- Access to Knowledge in the Age of Intellectual Property (MIT Press) — with essays by knowledgeable folks such as Yochai Benkler, Larry Lessig, and Jo Walsh. Available as open access (free) ebook as well as paper. I love it that we can download these proper intellectuals’ intellectual property. (via BoingBoing)
- Be Open from Day One — advice from Karl Fogel (author of the excellent Producing Open Source Software, which O’Reilly publishes) for projects that think they may some day be open source: f you’re running a government software project and you plan to make it open source eventually, then just make it open source from the beginning. Waiting will only create more work. (via timoreilly on Twitter)
- MALLET — open source (CPL-licensed) Java-based package for statistical natural language processing, document classification, clustering, topic modeling, information extraction, and other machine learning applications to text.
"intellectual property" entries
Google dodges a bullet, a new Perl in town, and GCC loses an OS.
Oracle fails to convince a jury that Google owes them big bucks, the annual refresh of Perl has arrived, and FreeBSD says goodbye to an increasingly restrictive GCC license.
Attorney Miles Feldman on the ins and outs of fair use.
Litigation and intellectual property attorney Miles Feldman addresses issues of fair use, including the deciding factors courts consider, research tools to determine the status of works, and Creative Commons licensing.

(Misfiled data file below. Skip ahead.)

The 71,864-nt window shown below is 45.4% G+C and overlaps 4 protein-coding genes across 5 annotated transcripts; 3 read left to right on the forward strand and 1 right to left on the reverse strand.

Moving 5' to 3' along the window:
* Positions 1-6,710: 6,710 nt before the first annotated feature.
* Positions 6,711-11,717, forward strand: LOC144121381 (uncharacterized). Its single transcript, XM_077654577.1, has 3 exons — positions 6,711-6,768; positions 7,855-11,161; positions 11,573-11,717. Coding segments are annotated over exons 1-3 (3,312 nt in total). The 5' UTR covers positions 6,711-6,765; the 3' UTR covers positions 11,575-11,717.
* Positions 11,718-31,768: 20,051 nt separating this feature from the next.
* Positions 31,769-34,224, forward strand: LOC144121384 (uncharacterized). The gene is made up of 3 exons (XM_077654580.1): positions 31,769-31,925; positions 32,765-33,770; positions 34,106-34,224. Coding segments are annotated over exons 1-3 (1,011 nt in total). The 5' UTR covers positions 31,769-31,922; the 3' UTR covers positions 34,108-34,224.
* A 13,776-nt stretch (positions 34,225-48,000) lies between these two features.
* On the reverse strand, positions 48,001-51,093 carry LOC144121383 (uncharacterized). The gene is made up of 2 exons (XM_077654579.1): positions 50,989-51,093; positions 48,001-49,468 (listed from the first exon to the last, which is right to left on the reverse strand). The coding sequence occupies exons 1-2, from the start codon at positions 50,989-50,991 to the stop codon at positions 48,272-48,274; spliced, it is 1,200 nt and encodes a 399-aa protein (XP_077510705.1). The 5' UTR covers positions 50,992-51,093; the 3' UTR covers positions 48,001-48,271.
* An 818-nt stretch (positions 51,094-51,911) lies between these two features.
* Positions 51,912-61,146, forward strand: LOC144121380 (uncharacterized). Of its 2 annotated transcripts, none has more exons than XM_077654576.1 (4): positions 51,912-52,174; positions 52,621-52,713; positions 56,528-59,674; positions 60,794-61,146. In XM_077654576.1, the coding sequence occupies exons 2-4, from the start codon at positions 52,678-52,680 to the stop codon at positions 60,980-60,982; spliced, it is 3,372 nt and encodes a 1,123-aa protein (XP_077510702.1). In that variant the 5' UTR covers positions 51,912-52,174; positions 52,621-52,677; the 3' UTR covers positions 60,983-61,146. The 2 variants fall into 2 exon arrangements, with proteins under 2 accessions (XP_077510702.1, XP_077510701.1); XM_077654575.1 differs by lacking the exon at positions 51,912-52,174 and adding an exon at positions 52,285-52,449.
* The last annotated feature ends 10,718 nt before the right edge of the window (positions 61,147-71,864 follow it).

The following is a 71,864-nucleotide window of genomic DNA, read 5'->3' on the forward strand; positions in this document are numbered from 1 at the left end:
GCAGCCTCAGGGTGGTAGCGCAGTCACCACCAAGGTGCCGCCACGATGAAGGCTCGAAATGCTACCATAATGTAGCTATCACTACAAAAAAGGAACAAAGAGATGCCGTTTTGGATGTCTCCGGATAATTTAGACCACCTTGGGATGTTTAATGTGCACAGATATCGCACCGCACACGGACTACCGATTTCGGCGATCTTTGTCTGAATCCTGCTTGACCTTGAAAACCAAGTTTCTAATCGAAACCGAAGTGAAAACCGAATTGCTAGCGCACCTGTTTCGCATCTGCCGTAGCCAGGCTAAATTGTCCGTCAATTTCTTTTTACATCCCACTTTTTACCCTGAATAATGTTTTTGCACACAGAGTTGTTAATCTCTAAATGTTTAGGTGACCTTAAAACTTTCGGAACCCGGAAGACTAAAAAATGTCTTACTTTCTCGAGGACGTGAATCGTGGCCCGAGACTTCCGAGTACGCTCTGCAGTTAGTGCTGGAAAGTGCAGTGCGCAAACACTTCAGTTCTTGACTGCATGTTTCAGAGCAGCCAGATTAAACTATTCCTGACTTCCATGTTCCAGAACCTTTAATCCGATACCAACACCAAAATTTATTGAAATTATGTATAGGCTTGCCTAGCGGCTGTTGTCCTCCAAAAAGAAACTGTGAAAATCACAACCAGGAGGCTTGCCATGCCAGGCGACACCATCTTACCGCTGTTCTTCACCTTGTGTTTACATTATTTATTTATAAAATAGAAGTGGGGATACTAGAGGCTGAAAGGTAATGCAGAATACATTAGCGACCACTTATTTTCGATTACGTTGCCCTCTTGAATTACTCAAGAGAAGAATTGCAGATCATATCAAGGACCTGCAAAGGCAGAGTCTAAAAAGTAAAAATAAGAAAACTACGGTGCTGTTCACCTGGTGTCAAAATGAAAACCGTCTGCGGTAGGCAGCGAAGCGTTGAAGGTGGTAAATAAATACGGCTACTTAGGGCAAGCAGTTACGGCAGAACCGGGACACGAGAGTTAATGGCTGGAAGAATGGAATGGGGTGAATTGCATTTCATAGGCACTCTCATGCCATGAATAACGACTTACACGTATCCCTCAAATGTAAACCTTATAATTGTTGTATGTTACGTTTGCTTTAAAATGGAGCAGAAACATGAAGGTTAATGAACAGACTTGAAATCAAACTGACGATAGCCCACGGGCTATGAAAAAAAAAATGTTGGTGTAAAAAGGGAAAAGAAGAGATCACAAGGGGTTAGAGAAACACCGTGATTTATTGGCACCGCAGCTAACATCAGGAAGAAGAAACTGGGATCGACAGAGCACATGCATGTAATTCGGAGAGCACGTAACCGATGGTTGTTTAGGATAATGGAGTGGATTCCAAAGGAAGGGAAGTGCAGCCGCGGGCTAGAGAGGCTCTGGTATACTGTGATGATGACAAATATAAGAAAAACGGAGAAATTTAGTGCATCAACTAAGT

A decision to strike down patents to the "Interactive Web" is an important victory for the networked commons.
A Texas jury has struck down a company's claim to ownership of the interactive web. Eolas, which has been suing technology companies for more than a decade, now faces the prospect of losing the patents.
Collective action halted SOPA and PIPA. Now we're in unexplored territory.
Collective action channeled through the Internet halted the progress of SOPA and PIPA this week. The promise of these communication tools has come of age, and they'll be sorely needed to face the challenges of the 21st century.
The speakers, who included household names of the free culture movement such as Lawrence Lessig and Eric von Hippel, emphasized the culture shift that is breaking the seemingly iron grip of current policies that favor wealthy companies with portfolios of patents and copyrights. But I think even these speakers failed to convey how huge a sea change in underway.
Sweeping patent changes aren't likely, but small solutions may curb patent trolls.
Patent trolling could undermine app ecosystems, but who can mount a legitimate challenge? Here's four potential solutions.
Anyone following policy issues around technological innovation has noticed the power and scope of patents expanding over time. To understand the forces contributing to this, I recommend a thoughtful, readable summary–and highlight the role played by internal documents at the patent office.
The eG8 shows online innovation and freedom of expression still need strong defenders.
While the first eG8 Forum in Paris featured hundreds of business and digital luminaries, some of the policies discussed should be of serious concern to entrepreneurs, activists, media and citizens around the world.
Besides the greater openness that Peer to Patent promotes in
evaluating individual patent applications, it is creating a new
transparency and understanding of the functioning of the patent system
as a whole. Problems with prior art disproportionately affect